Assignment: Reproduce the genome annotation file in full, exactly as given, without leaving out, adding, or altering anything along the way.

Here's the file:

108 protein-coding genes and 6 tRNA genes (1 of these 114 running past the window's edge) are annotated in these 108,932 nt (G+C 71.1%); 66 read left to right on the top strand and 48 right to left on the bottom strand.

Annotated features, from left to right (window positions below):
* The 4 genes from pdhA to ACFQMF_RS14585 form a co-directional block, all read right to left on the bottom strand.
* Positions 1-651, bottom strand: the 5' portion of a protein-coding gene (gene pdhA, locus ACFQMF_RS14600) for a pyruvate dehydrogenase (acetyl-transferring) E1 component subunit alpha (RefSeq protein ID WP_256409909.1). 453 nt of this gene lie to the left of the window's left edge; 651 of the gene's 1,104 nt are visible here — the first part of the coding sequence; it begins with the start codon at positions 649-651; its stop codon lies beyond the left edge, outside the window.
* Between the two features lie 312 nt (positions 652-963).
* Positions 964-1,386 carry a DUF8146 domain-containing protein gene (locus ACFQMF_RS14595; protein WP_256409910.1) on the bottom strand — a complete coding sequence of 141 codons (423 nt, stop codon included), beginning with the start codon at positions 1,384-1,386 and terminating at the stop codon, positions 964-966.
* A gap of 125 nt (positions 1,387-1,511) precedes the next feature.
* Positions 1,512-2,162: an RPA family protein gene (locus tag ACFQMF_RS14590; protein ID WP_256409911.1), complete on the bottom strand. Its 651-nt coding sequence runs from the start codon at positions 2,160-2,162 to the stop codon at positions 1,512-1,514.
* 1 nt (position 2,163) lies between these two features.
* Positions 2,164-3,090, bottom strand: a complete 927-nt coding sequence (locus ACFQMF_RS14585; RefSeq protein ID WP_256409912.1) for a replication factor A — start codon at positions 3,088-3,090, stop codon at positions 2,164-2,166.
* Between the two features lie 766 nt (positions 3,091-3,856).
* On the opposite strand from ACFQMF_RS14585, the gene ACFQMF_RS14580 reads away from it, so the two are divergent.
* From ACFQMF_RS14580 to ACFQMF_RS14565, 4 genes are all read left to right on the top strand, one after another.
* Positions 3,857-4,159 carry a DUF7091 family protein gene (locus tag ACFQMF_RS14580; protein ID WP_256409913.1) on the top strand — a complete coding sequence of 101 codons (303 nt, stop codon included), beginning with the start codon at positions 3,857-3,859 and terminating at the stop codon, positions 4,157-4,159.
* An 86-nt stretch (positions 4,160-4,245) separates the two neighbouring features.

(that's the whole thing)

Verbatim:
108 protein-coding genes and 6 tRNA genes (1 of these 114 running past the window's edge) are annotated in these 108,932 nt (G+C 71.1%); 66 read left to right on the top strand and 48 right to left on the bottom strand.

Annotated features, from left to right (window positions below):
* The 4 genes from pdhA to ACFQMF_RS14585 form a co-directional block, all read right to left on the bottom strand.
* Positions 1-651, bottom strand: the 5' portion of a protein-coding gene (gene pdhA, locus ACFQMF_RS14600) for a pyruvate dehydrogenase (acetyl-transferring) E1 component subunit alpha (RefSeq protein ID WP_256409909.1). 453 nt of this gene lie to the left of the window's left edge; 651 of the gene's 1,104 nt are visible here — the first part of the coding sequence; it begins with the start codon at positions 649-651; its stop codon lies beyond the left edge, outside the window.
* Between the two features lie 312 nt (positions 652-963).
* Positions 964-1,386 carry a DUF8146 domain-containing protein gene (locus ACFQMF_RS14595; protein WP_256409910.1) on the bottom strand — a complete coding sequence of 141 codons (423 nt, stop codon included), beginning with the start codon at positions 1,384-1,386 and terminating at the stop codon, positions 964-966.
* A gap of 125 nt (positions 1,387-1,511) precedes the next feature.
* Positions 1,512-2,162: an RPA family protein gene (locus tag ACFQMF_RS14590; protein ID WP_256409911.1), complete on the bottom strand. Its 651-nt coding sequence runs from the start codon at positions 2,160-2,162 to the stop codon at positions 1,512-1,514.
* 1 nt (position 2,163) lies between these two features.
* Positions 2,164-3,090, bottom strand: a complete 927-nt coding sequence (locus ACFQMF_RS14585; RefSeq protein ID WP_256409912.1) for a replication factor A — start codon at positions 3,088-3,090, stop codon at positions 2,164-2,166.
* Between the two features lie 766 nt (positions 3,091-3,856).
* On the opposite strand from ACFQMF_RS14585, the gene ACFQMF_RS14580 reads away from it, so the two are divergent.
* From ACFQMF_RS14580 to ACFQMF_RS14565, 4 genes are all read left to right on the top strand, one after another.
* Positions 3,857-4,159 carry a DUF7091 family protein gene (locus tag ACFQMF_RS14580; protein ID WP_256409913.1) on the top strand — a complete coding sequence of 101 codons (303 nt, stop codon included), beginning with the start codon at positions 3,857-3,859 and terminating at the stop codon, positions 4,157-4,159.
* An 86-nt stretch (positions 4,160-4,245) separates the two neighbouring features.